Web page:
According to Prado, a second factor that led to the rise of Montevideo's role in transimperial trade was the implementation of the Bourbon Reforms. Between the 1780s and 1810, Montevideo became the port of call for the authorized slave trade as well as the seat of the Resguardo, the Spanish institution in charge of repressing illegal commerce. Moreover, Spanish administration charged the Resguardo with supervising territory that had been under jurisdiction of the Royal Treasury of Buenos Aires until the 1780s, thus reinforcing the authority of Montevideo’s elites’ over an increasingly larger area of the Banda Oriental. Finally, a third element that fostered Montevideo’s participation in transimperial trade was the ability of its merchants and authorities to take advantage of the military confrontations between Spain and other Atlantic empires, specifically the British, during the last quarter of the eighteenth century. Although the historiography related to these wars points to the ruinous effects that mercantile activity within colonial Río de la Plata endured, Prado demonstrates how merchants wisely manipulated the letter of the law to secure the continuity of their businesses. Among these loophole practices, for instance, were the exploitation of trade with neutral nations; the use of Portuguese ships and routes to avoid British interception in the Atlantic; and the invocation of the right of “emergency landing” to (falsely) declare foreign vessels in danger, allowing them to dock, and eventually disembark goods for trade.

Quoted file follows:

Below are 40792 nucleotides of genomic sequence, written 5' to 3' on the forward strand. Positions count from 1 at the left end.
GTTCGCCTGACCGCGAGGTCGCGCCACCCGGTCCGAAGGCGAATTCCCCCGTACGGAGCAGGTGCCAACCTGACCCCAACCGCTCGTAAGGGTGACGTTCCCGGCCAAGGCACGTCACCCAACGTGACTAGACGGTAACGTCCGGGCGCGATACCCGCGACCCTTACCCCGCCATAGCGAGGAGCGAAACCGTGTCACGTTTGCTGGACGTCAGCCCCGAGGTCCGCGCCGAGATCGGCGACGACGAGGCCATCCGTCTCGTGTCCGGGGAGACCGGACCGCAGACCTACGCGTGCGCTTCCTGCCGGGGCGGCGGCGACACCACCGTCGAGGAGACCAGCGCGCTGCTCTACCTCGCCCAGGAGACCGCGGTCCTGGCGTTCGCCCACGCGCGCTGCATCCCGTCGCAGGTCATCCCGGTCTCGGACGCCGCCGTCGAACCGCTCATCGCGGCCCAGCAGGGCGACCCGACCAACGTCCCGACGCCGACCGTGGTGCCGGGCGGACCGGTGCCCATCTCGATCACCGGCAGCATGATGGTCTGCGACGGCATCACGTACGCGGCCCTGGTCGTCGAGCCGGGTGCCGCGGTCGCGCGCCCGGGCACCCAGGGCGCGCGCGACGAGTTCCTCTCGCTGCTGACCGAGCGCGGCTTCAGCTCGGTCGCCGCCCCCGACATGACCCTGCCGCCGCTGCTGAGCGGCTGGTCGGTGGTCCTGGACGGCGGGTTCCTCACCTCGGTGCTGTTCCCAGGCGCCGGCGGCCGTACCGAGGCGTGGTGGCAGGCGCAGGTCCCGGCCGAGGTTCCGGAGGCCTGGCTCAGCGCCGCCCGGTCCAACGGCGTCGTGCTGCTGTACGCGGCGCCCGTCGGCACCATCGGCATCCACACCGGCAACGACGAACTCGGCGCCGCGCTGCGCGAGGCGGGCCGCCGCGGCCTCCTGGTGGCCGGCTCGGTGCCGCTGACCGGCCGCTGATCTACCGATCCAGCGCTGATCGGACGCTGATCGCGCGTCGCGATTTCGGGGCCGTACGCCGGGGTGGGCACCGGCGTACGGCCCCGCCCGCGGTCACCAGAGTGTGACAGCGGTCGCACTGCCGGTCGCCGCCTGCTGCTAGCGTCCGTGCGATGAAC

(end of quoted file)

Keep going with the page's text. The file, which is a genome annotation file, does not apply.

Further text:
Chapter 5, titled “Changing Toponymy and the Emergence of the Banda Oriental,” studies the representations of Río de la Plata through the lens of travelers’ accounts. Here Prado shifts the focus of analysis from the mercantile activities of transimperial networks to the formation of regional identities, emphasizing how local, Spanish, Luso-Brazilian, and British subjects portrayed both sides of the estuary as distinct entities. The terms Banda Oriental and, particularly, Oriental—the latter as a demonym or identity marker,—begin to surface more frequently in travel literature in order to describe the toponymy of the region and its inhabitants. Since the study of these representations is essential to understanding nineteenth-century national projects in dispute, this chapter will be of interest to those who specialize in the intersections of literature, colonialism, and nation.